The gulf in property value between the north and south of England has widened, according to the Royal Institution of Chartered Surveyors (Rics).
Phenomenal and unexpected house price rises in the south-east and London during June and into July have widened the property divide further, the organisation has announced.
The price gap between the capital and the rest of the country is now at its widest since 1978.
Sixty per cent of London surveyors reported an increase in property prices last month and none noted a dip amid what has been described as a "mini-boom". Rics reports that the cost of an average home in the capital rose at its sharpest rate for six and a half years in June.
"A strong financial services sector has transformed London into a property-rich city state," explained Rics spokesman Ian Perry.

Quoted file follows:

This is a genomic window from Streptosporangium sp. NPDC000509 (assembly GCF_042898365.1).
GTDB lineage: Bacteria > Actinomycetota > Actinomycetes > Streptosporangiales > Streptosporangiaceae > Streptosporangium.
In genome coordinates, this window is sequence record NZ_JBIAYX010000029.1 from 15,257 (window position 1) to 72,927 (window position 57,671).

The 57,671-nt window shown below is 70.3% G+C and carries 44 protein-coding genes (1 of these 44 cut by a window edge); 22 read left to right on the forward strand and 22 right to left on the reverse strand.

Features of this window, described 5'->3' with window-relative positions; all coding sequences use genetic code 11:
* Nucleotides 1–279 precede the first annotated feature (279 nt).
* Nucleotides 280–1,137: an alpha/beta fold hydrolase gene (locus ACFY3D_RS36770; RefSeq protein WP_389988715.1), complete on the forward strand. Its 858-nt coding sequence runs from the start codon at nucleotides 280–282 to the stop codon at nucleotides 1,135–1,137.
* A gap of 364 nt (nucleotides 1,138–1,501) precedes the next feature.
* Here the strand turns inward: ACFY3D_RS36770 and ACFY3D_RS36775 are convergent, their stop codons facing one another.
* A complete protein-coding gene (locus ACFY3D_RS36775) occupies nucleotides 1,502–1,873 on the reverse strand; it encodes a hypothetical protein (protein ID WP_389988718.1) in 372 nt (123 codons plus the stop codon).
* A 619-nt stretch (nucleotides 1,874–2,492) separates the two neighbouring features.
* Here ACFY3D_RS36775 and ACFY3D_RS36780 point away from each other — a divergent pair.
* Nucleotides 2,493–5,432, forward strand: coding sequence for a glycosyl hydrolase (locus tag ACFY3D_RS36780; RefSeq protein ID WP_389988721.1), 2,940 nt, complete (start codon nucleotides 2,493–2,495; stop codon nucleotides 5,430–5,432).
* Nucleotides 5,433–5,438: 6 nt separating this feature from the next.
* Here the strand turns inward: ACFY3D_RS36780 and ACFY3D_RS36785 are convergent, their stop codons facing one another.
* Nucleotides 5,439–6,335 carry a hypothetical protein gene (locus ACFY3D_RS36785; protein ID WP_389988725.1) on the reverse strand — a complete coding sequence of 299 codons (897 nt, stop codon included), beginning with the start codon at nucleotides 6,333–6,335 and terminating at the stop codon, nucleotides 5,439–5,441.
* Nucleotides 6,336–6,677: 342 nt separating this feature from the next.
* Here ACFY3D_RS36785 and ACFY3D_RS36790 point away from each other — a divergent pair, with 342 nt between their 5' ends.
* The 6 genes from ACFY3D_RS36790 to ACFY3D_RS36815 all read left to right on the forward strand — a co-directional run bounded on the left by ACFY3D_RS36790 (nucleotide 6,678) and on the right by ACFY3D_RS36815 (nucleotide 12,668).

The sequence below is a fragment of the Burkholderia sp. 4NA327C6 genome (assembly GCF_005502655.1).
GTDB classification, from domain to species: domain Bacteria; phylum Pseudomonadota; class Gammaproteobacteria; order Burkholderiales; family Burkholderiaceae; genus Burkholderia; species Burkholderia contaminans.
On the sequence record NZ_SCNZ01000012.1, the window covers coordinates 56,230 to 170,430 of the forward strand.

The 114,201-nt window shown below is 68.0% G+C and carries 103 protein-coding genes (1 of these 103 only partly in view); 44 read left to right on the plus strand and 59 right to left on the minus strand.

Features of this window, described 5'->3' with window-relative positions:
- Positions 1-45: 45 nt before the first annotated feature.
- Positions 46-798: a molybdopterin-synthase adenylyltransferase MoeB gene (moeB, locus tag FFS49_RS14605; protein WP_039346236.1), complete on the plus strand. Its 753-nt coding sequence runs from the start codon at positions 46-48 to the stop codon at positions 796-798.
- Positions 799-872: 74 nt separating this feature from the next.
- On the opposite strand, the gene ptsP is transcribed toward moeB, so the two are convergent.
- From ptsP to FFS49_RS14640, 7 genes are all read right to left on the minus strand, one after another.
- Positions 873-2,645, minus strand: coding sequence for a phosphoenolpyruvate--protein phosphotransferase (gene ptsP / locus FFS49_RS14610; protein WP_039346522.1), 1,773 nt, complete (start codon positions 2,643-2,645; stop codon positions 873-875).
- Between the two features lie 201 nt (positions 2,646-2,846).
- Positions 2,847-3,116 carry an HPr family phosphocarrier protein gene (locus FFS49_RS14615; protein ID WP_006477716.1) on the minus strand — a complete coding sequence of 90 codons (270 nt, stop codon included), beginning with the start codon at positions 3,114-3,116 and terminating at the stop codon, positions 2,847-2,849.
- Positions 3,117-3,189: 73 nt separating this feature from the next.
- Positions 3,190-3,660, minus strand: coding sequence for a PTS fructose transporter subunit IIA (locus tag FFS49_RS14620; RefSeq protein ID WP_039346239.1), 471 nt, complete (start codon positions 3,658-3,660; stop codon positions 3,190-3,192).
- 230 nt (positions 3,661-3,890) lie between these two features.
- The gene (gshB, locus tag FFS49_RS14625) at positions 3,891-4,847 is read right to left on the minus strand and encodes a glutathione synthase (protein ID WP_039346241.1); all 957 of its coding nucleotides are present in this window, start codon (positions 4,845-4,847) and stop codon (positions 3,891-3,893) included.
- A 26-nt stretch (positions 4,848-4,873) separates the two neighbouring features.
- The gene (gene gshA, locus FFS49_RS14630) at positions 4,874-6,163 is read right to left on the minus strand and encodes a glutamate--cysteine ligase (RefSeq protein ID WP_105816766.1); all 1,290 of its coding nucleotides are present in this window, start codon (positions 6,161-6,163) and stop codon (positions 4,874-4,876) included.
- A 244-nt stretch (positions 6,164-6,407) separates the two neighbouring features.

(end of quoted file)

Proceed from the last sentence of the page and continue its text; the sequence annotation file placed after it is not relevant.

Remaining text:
"Economic divisions used to be characterised by unemployment and economic decline, but are now characterised by the difference in house prices," he added.
Nationally, 28 per cent more chartered surveyors reported a rise in property value than a decline last month, the highest proportion for over two years and up seven points on May's figure of 21 per cent.
A Rightmove survey for July, published on Monday, reported a year-on-year house price increase of 10.6 per cent, representing the highest rise for nearly five years.To read more Property News, click here.
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